The Department of Commerce's National Telecommunications and Information Administration (NTIA) has unveiled the National Broadband Map for the US. The map is the first public, searchable nationwide map of broadband Internet availability: its goal is to help expand broadband access and adoption in communities at risk of being left behind in the 21st century economy as well as aid businesses and consumers seeking information on their high-speed Internet options.
The NTIA created the National Broadband Map in collaboration with the Federal Communications Commission (FCC), using data that each state, territory, and the District of Columbia (or their designees) collected from broadband providers or other data sources. The result is more than 25 million searchable records showing where broadband Internet service is available, the technology used to provide the service, the maximum advertised speeds of the service, and the names of the service providers. Users can search by address, view the data on a map, or compare broadband across various geographies (states, counties, or congressional districts).
The map shows that between 5 to 10 percent of Americans lack access to broadband at speeds that support a basic set of applications, including downloading webpages, photos, video, and using simple video conferencing. This is a rather confusing number, given that the FCC defined broadband in July 2010 as 4Mbps actual speed downstream and 1Mbps upstream to support these applications. The NTIA only collected data in ranges between 3 to 6Mbps and 6 to 10Mbps maximum advertised download speeds, meaning that all 3Mbps connections were lumped into the broadband category. The FCC found in December 2010 that 68 percent of US broadband connections weren't really broadband.
"The National Broadband Map shows there are still too many people and community institutions lacking the level of broadband service needed to fully participate in the Internet economy. We are pleased to see the increase in broadband adoption last year, particularly in light of the difficult economic environment, but a digital divide remains," Lawrence E. Strickling, Assistant Secretary for Communications and Information and NTIA Administrator, said in a statement. "Through NTIA’s Broadband Technology Opportunities Program, digital literacy activities, and other initiatives, including the tools we are releasing today, the Obama Administration is working to address these challenges."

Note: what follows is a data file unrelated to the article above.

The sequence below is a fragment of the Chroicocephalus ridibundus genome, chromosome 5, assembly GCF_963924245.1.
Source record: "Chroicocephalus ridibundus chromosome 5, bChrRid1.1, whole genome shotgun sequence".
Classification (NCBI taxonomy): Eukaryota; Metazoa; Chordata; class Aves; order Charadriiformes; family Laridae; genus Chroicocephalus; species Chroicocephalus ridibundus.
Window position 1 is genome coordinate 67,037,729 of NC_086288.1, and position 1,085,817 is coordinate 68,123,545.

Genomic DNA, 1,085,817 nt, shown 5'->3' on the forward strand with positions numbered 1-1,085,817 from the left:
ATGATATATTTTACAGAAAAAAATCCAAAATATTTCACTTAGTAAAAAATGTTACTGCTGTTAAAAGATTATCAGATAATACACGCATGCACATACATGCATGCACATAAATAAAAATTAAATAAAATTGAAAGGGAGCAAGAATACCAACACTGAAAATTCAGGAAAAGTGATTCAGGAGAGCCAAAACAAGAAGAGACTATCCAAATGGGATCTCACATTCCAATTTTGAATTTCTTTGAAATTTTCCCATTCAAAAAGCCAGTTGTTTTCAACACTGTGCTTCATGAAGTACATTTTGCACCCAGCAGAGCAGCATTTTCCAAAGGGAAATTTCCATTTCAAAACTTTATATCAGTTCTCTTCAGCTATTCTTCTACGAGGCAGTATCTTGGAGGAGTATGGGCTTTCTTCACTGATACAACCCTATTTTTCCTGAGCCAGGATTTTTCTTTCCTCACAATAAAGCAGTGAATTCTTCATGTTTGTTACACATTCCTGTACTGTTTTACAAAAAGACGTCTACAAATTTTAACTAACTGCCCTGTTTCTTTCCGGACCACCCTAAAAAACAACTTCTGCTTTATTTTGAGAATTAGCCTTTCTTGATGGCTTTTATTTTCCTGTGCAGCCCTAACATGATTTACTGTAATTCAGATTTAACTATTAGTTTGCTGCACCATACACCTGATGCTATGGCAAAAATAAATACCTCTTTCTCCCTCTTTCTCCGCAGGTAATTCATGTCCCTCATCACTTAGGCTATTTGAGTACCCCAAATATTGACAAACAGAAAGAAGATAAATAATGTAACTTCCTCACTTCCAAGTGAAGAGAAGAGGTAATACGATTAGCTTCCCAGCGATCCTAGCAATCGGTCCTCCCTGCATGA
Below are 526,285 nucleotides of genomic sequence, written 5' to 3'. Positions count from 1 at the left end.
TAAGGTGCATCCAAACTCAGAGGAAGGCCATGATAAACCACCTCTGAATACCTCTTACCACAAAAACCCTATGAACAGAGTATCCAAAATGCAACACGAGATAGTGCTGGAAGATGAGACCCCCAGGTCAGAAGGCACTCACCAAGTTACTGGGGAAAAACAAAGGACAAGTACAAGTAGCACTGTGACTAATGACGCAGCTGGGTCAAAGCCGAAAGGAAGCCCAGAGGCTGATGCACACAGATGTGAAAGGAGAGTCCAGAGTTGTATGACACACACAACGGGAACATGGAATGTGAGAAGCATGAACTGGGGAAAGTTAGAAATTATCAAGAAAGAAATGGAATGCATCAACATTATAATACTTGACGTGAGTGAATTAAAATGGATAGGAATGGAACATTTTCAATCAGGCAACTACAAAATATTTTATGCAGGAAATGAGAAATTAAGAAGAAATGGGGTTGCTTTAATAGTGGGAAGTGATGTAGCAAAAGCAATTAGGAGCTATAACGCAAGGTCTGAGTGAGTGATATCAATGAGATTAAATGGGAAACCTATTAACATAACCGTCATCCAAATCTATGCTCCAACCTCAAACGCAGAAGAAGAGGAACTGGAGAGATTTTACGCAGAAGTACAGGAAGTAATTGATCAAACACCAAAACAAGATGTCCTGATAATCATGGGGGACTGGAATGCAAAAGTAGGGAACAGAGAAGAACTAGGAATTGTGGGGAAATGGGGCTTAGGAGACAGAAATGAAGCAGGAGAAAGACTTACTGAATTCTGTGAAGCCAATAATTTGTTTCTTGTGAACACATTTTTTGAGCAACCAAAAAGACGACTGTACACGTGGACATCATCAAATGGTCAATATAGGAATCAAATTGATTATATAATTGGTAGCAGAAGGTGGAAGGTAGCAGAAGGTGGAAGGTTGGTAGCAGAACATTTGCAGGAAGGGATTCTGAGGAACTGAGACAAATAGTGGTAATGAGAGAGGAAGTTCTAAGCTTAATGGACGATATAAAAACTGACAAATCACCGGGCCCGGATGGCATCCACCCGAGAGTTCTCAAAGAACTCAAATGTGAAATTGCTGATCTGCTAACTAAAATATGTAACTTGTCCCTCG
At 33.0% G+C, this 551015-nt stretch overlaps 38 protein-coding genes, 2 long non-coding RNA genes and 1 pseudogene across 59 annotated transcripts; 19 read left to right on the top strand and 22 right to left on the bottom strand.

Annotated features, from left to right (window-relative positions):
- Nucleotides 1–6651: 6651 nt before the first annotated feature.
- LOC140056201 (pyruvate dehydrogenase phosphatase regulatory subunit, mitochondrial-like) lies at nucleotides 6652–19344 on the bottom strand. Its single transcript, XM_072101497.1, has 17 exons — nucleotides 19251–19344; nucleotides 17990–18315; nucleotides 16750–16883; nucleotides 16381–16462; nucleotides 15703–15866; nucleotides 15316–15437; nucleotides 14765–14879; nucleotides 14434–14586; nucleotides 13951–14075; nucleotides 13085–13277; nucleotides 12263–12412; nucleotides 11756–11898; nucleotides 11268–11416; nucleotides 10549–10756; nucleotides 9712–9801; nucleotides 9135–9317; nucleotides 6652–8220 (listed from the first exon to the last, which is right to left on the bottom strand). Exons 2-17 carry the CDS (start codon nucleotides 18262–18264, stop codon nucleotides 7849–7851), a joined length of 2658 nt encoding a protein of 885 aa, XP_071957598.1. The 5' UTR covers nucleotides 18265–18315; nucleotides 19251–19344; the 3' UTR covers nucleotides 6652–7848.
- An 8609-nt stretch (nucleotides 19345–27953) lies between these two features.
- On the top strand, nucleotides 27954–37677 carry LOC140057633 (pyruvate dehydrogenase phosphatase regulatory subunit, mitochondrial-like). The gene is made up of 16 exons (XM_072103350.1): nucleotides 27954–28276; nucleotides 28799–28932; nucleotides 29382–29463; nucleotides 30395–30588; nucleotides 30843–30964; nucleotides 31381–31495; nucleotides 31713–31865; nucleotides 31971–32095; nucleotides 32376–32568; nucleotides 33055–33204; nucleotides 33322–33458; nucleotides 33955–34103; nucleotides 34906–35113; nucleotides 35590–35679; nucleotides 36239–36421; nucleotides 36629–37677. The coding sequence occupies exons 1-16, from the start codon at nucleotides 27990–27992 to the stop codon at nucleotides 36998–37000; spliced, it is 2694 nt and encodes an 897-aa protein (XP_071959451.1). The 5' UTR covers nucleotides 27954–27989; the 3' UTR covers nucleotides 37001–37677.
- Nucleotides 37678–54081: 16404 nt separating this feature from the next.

The NTIA has also released a new report previewing data collected through the Internet Usage Survey of 54,000 households, conducted by the US Census Bureau in October 2010. Here are a few highlights:
- Broadband Internet access at home continues to grow: 68 percent of households have broadband access, as compared to 63.5 percent last year. (In the survey, broadband was defined as Internet access service that uses DSL, cable modem, fiber optics, mobile broadband, and other high-speed Internet access services.)
- Notable disparities between demographic groups continue: people with low incomes, disabilities, seniors, minorities, the less-educated, non-family households, and the non-employed tend to lag behind other groups in home broadband use.
- While the digital divide between urban and rural areas has lessened since 2007, it remains significant. In 2010, 70 percent of urban households and only 60 percent of rural households accessed broadband Internet service. (Last year, those figures were 66 percent and 54 percent, respectively.)
- Overall, the two most commonly cited main reasons for not having broadband Internet access at home are that it is perceived as not needed (46 percent) or too expensive (25 percent). In rural America, however, lack of broadband availability is a larger reason for non-adoption than in urban areas (9.4 percent vs. 1 percent). Americans also cite the lack of a computer as a factor.
- Despite the growing importance of the Internet in American life, 28.3 percent of all persons do not use the Internet in any location, down from 31.6 percent last year.
If you want to read the whole 28-page report, check it out here: February 2011 Digital Nation (PDF).